18. Mr. Chatterjee has pointed out that if one examines the narrative such as it is, one will see that according to the writer Indian coolies or Indians of some sort were carrying out the orders of the European members killing their fellow countrymen, it would appear, as and when required, in fact promptly and industriously using iron rods upon the dying whenever asked to do so. This, it is contended, throws some doubt upon the inference that the motive of the writer (if there was a writer outside the Forward office), and the motive of the accused in giving publicity to the story was to excite hatred against Europeans as Europeans. The point is certainly worth attention and the effect of the letter as a whole cannot be assessed by taking separate points and separate passages. If, however, it is indisputable that the European staff of the relief train were intended by the accused to be exhibited as monsters killing Indians right and left, not doing so with their own hands but making Indian subordinates do the foul work in their immediate presence, it is clear enough that one part of the intention of this lying article is in the first instance to create the bitterest ill-feeling against those particular Europeans. Beyond the fact that the objects of this elaborate malevolence are Europeans, the only other circumstance which is conveyed to the reader with reference to those Europeans is the fact that they belonged to the relief train. Had there been some evidence showing, for example, that the accused had been discharged employeee of E I. Ry. or had, or supposed themselves to have, some special grievance against the railway or its medical staff, the purpose of the accused in publishing this letter might perhaps be taken to be confined to damaging the railway company or some of its employees. I observe that the accused in their written statement speak of:

the attack contained in the letter in question on the officers and employees of the East Indian Railway who went to the scene of the disaster in the relief or special trains.

19. The learned Counsel for the accused did not succeed in conveying to me any clear idea of the defence contention as to the purpose of his clients in publishing this article, but it seems desirable to consider whether the accused under Section 153-A can escape conviction upon the footing that their purpose was to create ill-feeling against some Europeans as a means of damaging the E.I. Ry. If this line of reasoning affords no defence to the accused, I see no other defence which has any relation to the facts of this case. The circumstance that according to the imaginative narrative complained of, Indian coolies are represented as giving unresisting obedience to the savagery of the Europeans is clearly a weak spot in the invention and it is also clear that the inventor perceived this, touched upon this particular part of the story very lightly and made as little of it as possible:

A man came, there was a heavy blow and the dying man spoke no ' more, ' ' somebody delivered a heavy blow and the Royal Indian spoke no mora.

20. If it cannot be disputed that the intention of the writer was in the first instance to create ill-feeling against the European principals in this imagined brutality, the part assigned to the Indian coolies is of no great importance.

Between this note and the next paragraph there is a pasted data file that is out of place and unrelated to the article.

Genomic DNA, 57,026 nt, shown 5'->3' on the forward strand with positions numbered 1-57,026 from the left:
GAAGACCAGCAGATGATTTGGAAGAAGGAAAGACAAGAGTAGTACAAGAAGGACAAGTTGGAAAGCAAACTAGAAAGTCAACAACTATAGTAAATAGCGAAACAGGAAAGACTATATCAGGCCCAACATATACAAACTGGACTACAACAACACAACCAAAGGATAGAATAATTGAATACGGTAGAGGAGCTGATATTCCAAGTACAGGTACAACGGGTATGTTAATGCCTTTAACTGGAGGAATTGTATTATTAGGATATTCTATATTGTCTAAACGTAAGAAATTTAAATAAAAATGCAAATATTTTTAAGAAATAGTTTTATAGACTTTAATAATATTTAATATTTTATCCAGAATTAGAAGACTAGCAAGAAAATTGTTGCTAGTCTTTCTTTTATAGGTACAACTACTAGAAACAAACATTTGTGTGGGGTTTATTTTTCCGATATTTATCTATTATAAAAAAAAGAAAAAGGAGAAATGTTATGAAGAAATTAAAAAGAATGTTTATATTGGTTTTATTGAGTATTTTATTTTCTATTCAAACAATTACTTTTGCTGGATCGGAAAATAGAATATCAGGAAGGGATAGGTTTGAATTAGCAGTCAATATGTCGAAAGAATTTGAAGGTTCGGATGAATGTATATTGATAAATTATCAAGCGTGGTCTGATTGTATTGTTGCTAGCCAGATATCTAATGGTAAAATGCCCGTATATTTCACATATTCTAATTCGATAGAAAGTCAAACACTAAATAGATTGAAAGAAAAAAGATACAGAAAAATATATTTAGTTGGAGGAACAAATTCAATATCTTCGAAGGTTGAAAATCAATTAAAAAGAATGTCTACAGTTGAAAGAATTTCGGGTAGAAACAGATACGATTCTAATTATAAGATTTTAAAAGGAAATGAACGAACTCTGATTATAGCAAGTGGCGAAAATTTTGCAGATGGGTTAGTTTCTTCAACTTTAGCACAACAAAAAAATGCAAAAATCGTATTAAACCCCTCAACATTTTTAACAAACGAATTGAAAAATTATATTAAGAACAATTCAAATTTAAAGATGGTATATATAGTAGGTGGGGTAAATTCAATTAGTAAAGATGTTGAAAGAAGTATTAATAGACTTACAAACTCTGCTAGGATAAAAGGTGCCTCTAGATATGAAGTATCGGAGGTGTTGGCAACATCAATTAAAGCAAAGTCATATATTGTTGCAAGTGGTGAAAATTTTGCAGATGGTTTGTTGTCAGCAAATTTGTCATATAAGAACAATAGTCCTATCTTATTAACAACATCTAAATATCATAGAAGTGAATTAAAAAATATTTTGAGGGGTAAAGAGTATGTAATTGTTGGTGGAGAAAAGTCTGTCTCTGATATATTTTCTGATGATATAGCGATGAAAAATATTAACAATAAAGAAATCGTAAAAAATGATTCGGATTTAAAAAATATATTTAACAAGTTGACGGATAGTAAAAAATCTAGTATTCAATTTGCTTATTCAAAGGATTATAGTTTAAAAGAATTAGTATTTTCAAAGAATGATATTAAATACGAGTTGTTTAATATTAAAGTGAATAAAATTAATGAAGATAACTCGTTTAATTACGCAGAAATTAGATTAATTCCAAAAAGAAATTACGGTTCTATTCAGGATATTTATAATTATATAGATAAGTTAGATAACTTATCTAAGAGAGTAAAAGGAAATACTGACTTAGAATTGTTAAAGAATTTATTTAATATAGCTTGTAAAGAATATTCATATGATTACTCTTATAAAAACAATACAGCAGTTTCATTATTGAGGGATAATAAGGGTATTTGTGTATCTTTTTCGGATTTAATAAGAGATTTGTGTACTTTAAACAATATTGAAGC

21. The defence has pointed out that after the letter complained of, several other letters were published and at the end of these is an account of the proceedings of the official enquiry held by the Senior Government Inspector of Railways on Thursday the 12th July. This includes the evidence of Dr. Rapper who was in charge of the relief operations and who stated that the number of dead was 20. It contains also the evidence of the Permanent Way Inspector in which he stated that when he inspected the road with his Divisional Superintendent shortly after the accident, he found that a pair of fish-plates had been removed from the joints on the outside of the curve. Now it is said by the defence that in this issue there was no suppression of the story told by the railway officials and that this is a circumstance tending to show that the publication of the letter complained of was not done with the intention of creating enmity against Europeans. It is said also that in addition to the letter complained of, other letters were being published and that in these other letters there is nothing tending to show the purpose of creating enmity. Some of these letters if inaccurate in important particulars have nothing in common with the story of wholesale murder contained in the first letter. One of these other letters does, however, contain a statement that about 3 a.m. coolies were overheard proclaiming with shovels in their hands an intention to finish the injured. The same letter displays also an anxiety to make out that the number of dead is far in excess of the number given by the authorities and that the accident was due to the negligence of the railway authorities and not to any tampering with the line on the part of train-wreckers. I have not discovered any reasonable ground for thinking that the defence takes any advantage from the contents of these letters upon the question of the purpose of the accused in printing the letter complained of. It is, however, a note-worthy circumstance that the letter complained of was printed in front of the report of the official enquiry by the Government Inspector of Railways. The Magistrate has pointed out that if the letter was really received from an outside source, the date of its receipt would on this question be very interesting: